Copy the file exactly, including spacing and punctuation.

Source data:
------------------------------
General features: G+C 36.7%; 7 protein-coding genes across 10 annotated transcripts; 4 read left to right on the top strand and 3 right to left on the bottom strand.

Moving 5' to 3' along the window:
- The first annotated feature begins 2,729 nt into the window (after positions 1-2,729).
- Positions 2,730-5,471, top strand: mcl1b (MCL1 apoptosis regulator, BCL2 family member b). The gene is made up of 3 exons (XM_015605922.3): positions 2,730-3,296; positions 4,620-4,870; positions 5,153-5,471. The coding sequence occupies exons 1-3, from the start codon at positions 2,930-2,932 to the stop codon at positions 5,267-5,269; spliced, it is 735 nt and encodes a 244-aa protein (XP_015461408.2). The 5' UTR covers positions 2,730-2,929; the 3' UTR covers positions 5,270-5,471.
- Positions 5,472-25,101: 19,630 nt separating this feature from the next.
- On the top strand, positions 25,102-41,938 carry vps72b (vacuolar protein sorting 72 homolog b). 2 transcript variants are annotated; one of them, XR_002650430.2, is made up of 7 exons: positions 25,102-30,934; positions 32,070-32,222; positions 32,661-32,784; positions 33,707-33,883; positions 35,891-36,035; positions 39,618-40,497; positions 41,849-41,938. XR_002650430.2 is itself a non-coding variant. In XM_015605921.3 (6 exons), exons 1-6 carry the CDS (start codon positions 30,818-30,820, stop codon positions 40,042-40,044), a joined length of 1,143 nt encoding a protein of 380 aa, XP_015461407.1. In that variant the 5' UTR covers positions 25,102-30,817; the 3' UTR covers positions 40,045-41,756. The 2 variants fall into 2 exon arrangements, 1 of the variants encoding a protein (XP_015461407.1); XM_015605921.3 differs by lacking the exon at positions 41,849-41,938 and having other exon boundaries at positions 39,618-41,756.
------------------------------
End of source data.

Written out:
General features: G+C 36.7%; 7 protein-coding genes across 10 annotated transcripts; 4 read left to right on the top strand and 3 right to left on the bottom strand.

Moving 5' to 3' along the window:
- The first annotated feature begins 2,729 nt into the window (after positions 1-2,729).
- Positions 2,730-5,471, top strand: mcl1b (MCL1 apoptosis regulator, BCL2 family member b). The gene is made up of 3 exons (XM_015605922.3): positions 2,730-3,296; positions 4,620-4,870; positions 5,153-5,471. The coding sequence occupies exons 1-3, from the start codon at positions 2,930-2,932 to the stop codon at positions 5,267-5,269; spliced, it is 735 nt and encodes a 244-aa protein (XP_015461408.2). The 5' UTR covers positions 2,730-2,929; the 3' UTR covers positions 5,270-5,471.
- Positions 5,472-25,101: 19,630 nt separating this feature from the next.
- On the top strand, positions 25,102-41,938 carry vps72b (vacuolar protein sorting 72 homolog b). 2 transcript variants are annotated; one of them, XR_002650430.2, is made up of 7 exons: positions 25,102-30,934; positions 32,070-32,222; positions 32,661-32,784; positions 33,707-33,883; positions 35,891-36,035; positions 39,618-40,497; positions 41,849-41,938. XR_002650430.2 is itself a non-coding variant. In XM_015605921.3 (6 exons), exons 1-6 carry the CDS (start codon positions 30,818-30,820, stop codon positions 40,042-40,044), a joined length of 1,143 nt encoding a protein of 380 aa, XP_015461407.1. In that variant the 5' UTR covers positions 25,102-30,817; the 3' UTR covers positions 40,045-41,756. The 2 variants fall into 2 exon arrangements, 1 of the variants encoding a protein (XP_015461407.1); XM_015605921.3 differs by lacking the exon at positions 41,849-41,938 and having other exon boundaries at positions 39,618-41,756.